“The vibrations provide energy to the tissue to make it more fluid like,” explains the first author of the paper, Emanuele Perra, who works in Aalto University.
“The vibrations are localised to just the tip, so it doesn’t affect any other tissue except a small region around the needle. We were able to show that the ultrasonic vibrations increase the biopsy yield by 3 to 6 times compared to the same needle without ultrasound, which was even greater than we hoped for.”
The vibrations are far above the hearing range for humans, and the amplitude of the waves is small enough that it shouldn’t feel much different to a normal blood test.
The big increase in the amount of tissue extracted in the biopsy means it is very useful for the growing trend for high tech cancer treatment. One such example is molecular diagnostics, which examine the chemical makeup of tumours, to allow doctors to target treatment more effectively to a specific cancer type.
“Molecular diagnostics is an expensive process, and it is an expensive waste of money to have it fail because the quality of the material gathered in the biopsy wasn’t previously good enough,” explains Pritzker.
The technology that powers the needle is non-linear acoustics, where vibrations passing through a material have such large amplitude that they interact with the material itself.
These interactions allowed the needle’s designers to focus all the energy to just the tip of the needle, and measure their effects.
“We’ve been able to characterise the vibrations at the end of the needle really well. We’ve used high speed cameras that have allowed us to study the physical effects of the vibrating needle on boundaries between fluids, solids and air in unprecedented detail,” says Nieminen.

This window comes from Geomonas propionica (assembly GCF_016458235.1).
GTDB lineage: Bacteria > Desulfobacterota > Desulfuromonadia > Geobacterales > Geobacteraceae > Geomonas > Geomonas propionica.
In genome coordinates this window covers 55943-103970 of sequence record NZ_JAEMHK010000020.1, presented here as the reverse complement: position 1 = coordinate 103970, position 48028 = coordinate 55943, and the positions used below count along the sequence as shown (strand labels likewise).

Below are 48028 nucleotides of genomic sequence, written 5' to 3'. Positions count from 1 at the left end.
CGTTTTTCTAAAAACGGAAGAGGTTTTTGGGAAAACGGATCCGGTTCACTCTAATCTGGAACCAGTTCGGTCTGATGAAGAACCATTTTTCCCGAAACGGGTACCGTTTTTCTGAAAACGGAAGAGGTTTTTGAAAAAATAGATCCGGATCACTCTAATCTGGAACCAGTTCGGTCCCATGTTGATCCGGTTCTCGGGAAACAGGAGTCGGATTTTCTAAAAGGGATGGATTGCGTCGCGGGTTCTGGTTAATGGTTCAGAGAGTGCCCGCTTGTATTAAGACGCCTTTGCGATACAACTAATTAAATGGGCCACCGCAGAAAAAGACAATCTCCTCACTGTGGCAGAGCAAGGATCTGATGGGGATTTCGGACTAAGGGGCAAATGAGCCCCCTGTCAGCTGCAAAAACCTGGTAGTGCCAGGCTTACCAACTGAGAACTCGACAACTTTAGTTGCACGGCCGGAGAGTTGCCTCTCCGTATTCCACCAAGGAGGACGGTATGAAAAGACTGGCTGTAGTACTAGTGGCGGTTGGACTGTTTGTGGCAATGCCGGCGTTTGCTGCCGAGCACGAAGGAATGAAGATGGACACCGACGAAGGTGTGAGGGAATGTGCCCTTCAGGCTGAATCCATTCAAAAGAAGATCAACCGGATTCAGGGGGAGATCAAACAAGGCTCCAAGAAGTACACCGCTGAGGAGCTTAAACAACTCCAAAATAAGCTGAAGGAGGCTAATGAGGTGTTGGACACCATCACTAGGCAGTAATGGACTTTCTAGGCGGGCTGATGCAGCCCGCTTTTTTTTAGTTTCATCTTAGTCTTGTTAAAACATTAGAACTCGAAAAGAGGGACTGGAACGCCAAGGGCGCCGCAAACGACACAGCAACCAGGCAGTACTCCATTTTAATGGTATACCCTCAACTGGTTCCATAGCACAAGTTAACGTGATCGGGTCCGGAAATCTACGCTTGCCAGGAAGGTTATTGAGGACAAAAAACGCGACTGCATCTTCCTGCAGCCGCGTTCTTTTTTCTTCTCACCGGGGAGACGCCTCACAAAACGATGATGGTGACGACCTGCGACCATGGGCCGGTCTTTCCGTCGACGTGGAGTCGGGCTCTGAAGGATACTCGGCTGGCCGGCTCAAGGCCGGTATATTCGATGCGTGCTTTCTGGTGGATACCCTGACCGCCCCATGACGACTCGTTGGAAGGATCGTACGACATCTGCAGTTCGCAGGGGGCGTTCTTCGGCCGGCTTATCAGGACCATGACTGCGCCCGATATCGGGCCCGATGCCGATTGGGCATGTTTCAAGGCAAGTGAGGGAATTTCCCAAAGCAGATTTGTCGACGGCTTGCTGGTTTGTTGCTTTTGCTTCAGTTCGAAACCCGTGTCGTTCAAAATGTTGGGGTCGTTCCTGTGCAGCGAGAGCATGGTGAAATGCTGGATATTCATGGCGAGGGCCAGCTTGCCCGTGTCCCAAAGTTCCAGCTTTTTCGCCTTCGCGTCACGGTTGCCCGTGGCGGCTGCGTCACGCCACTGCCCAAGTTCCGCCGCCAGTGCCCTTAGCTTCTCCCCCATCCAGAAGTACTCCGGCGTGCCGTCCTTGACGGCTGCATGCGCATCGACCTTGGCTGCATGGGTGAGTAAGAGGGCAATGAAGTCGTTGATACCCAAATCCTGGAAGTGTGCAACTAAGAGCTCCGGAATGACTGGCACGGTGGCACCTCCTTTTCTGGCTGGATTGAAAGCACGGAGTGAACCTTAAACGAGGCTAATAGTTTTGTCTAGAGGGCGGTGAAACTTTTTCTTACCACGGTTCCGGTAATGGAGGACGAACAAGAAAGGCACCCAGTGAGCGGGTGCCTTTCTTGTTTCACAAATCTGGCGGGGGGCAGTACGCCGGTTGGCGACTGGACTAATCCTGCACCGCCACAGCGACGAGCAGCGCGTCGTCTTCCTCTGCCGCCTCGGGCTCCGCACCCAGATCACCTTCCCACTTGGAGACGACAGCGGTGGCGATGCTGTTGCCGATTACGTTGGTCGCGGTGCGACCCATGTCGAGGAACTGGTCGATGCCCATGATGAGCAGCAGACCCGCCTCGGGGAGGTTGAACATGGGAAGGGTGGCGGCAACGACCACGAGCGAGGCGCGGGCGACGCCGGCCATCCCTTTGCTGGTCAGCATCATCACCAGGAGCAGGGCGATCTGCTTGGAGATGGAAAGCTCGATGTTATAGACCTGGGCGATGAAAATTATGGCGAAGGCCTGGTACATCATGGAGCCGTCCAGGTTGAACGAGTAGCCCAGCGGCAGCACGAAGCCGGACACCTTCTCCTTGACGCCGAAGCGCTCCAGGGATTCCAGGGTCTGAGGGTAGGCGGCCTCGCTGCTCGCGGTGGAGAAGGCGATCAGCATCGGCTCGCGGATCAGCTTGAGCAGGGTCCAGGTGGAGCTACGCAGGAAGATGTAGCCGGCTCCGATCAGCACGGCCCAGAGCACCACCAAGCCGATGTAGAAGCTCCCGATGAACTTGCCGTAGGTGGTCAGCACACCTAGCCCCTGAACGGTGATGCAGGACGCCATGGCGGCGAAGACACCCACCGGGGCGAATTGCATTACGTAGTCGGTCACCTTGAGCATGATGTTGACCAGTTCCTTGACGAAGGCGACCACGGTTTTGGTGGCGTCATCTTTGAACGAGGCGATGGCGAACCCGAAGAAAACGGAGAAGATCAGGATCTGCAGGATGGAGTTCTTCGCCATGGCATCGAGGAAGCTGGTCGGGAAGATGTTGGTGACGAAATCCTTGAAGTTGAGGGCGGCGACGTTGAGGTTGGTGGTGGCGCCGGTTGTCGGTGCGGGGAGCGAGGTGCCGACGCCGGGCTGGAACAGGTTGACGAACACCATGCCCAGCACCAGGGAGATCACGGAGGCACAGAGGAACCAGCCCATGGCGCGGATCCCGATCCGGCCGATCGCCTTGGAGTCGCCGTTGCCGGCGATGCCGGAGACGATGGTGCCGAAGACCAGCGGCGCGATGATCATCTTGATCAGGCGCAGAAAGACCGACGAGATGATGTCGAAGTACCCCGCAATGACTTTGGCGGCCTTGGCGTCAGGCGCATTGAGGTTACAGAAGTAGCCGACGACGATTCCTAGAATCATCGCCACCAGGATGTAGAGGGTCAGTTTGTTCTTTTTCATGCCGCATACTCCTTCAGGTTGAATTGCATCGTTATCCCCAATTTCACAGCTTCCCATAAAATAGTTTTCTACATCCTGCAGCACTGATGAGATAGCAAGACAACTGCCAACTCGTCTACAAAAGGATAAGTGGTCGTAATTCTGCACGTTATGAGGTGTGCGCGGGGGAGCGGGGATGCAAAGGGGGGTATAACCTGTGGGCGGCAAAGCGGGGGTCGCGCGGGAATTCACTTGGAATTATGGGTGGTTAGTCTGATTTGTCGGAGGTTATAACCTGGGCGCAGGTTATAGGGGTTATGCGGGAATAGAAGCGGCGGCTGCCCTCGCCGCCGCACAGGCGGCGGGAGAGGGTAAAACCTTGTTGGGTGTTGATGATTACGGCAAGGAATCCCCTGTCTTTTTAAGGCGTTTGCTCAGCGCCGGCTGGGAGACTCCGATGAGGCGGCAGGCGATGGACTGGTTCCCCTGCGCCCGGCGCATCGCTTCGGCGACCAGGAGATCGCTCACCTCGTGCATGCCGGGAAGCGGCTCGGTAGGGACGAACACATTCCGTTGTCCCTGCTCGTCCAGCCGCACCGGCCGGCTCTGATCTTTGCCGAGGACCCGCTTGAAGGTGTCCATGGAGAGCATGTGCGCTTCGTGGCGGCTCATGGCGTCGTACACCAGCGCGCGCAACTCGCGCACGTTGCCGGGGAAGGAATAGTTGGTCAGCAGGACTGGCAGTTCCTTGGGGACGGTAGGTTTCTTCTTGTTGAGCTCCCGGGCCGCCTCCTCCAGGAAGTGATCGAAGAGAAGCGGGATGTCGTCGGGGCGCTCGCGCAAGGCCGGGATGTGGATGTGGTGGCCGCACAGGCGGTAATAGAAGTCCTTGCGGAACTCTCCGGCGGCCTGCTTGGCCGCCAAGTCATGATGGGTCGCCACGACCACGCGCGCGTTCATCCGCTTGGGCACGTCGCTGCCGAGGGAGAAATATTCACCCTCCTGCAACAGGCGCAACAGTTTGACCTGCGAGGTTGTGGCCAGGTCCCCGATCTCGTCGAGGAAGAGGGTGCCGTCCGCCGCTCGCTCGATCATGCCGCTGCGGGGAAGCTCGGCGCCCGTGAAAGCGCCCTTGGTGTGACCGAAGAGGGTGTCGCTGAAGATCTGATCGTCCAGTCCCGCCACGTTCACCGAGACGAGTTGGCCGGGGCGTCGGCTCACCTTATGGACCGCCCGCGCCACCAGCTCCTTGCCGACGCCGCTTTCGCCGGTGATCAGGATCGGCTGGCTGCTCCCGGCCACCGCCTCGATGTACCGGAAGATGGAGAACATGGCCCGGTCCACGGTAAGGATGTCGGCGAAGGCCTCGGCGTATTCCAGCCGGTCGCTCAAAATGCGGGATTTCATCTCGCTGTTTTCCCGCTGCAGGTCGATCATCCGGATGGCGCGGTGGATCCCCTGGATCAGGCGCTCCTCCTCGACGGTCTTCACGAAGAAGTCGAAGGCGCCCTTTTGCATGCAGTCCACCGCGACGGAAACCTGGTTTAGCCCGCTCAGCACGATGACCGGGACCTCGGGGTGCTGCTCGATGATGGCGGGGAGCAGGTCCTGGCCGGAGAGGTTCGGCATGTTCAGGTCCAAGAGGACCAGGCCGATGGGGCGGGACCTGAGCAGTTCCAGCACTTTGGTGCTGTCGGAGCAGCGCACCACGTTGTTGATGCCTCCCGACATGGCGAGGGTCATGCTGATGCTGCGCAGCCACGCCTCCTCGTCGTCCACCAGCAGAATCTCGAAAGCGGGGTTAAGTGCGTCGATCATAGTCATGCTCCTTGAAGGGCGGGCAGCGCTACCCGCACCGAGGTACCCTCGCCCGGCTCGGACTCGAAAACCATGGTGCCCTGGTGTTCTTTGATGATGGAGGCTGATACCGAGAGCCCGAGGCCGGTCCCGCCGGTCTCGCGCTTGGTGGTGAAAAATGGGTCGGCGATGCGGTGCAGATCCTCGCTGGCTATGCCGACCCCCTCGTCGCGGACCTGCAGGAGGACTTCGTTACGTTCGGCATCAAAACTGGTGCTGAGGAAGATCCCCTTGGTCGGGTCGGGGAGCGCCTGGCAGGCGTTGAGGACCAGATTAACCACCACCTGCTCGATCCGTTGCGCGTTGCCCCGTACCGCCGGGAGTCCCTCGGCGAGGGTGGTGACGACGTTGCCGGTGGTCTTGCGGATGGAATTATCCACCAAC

“The rich understanding we’ve managed to get of the physics allowed us to design the medical device and understand how it could be used for different medical purposes.”
Ongoing Clinical Trials
The needle is expected soon to move into studies with real cancer patients, although for the time being only four legged ones. A specialist veterinary hospital in Canada is soon expected to be trialing the device on domestic pets with cancer, and if all goes as expected, the team hopes that their needles will be used in human patients soon after.
“Modern oncology doesn’t just take a biopsy at the beginning of treatment”, explains Nieminen. “Increasingly, oncologists want to be able to take multiple biopsies to track how the tumors are changing and responding over the course of the treatment. We want the tools for these biopsies to be as effective and painless as possible.”
While the team is preparing the needles for the real world biopsies, they are also excited about future applications that they are still researching.
“The effect that ultrasonic vibrations have on tissue might also be able to work the other way” explains Perra, “the vibrations might make it easier to deliver pharmaceuticals in a targeted way to tissue like the liver.
They might also be able to break up small hard objects in soft tissue, like kidney stones, or even small tumours – all minimally invasively.” By combining experts in acoustics physics with experts in medical technology, the team hopes that many more innovations will arise from their 21st century upgrade of the humble medical needle.
- Aalto University
- Ultrasonic actuation of a fine-needle improves biopsy yield. Emanuele Perra et. al. Sci Rep. 2021 Apr 15;11(1):8234. doi: 10.1038/s41598-021-87303-x.